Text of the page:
Debate continues over transgender athlete legislation in Kentucky
COVINGTON, Ky. (WXIX) - The Kentucky High School Athletic Association is now weighing in on how impactful the trans female athlete legislation would be if passed into law.
Now, a transgender female athlete could compete in Kentucky if they’ve gone through the full transition medical procedure, but new legislation would change that, saying athletes would have to compete in the gender on their original birth certificate.
The Kentucky High School Athletic Association says they can’t say how many students this impacts because of child health privacy laws.
“Yes, your net result may be the same, but felt like it should be hard coated in a statute rather than just a regulation,” Commissioner Julian Tackett said.
Opponents say legislation like this could have a big impact mentally on trans athletes because of the message it sends.
“They’re telling trans Kentuckians, they’re telling this community that, ‘you don’t matter,’” Dr. Bonnie Meyer said.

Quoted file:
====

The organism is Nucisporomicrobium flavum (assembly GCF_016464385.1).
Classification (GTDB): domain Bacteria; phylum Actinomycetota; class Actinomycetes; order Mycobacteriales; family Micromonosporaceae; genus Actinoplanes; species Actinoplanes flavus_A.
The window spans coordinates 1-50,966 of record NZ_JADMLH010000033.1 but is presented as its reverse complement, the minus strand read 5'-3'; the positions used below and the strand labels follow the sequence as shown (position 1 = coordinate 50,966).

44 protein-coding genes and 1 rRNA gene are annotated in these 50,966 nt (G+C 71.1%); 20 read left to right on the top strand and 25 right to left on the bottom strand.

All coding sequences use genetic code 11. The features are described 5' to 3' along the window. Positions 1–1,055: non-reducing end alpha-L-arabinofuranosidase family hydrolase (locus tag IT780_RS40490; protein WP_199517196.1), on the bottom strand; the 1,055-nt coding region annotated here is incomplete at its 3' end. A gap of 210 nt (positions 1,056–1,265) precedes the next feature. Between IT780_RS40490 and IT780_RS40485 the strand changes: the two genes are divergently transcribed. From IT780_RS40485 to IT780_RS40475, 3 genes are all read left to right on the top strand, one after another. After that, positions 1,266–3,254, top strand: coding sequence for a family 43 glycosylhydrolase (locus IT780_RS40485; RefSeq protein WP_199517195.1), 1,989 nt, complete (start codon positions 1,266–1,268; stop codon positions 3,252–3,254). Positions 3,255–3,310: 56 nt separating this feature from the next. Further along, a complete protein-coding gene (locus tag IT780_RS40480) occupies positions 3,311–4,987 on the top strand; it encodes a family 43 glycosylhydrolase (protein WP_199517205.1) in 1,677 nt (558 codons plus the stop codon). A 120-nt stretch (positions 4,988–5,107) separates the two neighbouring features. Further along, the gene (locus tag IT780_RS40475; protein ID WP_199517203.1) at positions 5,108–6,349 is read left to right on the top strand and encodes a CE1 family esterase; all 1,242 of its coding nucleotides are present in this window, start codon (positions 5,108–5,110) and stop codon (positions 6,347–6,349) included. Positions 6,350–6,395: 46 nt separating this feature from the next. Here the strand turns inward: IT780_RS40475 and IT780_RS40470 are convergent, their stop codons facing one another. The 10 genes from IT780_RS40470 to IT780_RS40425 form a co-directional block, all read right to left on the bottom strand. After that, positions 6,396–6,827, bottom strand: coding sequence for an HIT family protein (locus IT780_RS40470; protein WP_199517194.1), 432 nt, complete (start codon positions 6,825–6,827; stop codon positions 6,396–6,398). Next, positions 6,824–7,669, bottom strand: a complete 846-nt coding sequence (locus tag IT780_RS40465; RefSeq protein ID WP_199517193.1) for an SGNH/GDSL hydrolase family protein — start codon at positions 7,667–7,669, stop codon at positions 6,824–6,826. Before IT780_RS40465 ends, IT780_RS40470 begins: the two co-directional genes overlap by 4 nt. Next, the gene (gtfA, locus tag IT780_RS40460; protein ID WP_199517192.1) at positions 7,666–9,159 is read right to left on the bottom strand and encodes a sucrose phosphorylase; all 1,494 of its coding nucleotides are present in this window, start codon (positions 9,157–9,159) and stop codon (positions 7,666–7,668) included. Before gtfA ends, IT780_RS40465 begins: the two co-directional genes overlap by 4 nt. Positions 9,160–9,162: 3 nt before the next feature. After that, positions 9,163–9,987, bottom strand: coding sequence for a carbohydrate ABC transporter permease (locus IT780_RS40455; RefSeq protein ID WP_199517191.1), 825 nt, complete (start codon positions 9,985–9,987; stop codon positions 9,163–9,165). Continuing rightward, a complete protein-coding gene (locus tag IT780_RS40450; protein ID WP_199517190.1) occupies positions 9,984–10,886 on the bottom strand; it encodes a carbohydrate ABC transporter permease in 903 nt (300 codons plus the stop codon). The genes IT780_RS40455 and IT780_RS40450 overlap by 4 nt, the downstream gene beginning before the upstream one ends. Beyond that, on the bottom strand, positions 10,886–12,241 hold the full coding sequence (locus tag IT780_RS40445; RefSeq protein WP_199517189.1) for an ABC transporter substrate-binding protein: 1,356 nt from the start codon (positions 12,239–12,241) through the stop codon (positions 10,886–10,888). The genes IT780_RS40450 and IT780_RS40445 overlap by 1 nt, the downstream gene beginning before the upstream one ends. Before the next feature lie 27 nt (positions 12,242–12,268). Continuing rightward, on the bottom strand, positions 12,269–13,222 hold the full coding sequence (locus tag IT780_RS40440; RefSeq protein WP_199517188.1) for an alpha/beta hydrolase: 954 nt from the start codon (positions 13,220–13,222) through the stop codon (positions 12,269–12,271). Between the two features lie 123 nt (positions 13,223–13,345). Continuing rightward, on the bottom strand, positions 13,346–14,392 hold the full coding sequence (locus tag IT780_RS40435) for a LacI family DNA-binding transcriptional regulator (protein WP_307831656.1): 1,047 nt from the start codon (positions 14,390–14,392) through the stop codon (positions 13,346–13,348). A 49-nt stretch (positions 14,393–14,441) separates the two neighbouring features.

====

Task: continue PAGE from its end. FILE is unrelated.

Meyer is the creator of the NKY Pride Center. She says the legislation is harmful to the minds of trans athletes.
The KHSAA says the legislation is to make sure female athletes aren’t competing against athletes who were born male and have a physical advantage over them because of their biology.
“Everybody agrees on is trying to protect participation opportunities for females,” Tackett said.
“Trans girls are girls. Trans boys are boys,” Meyer said. “For a student that is told, ‘you can’t compete in your assigned gender, what does that do to them mentally?’ It’s trauma.”
Under the legislation, athletes can still compete but it would have to be based as the gender assigned at birth.
“What we’re being told is it’s being approached from a prevention because we’ve seen it happen other places and we don’t want it happening here,” Tackett said.
The Kentucky legislature has until April 14 to take the final vote on this legislation.
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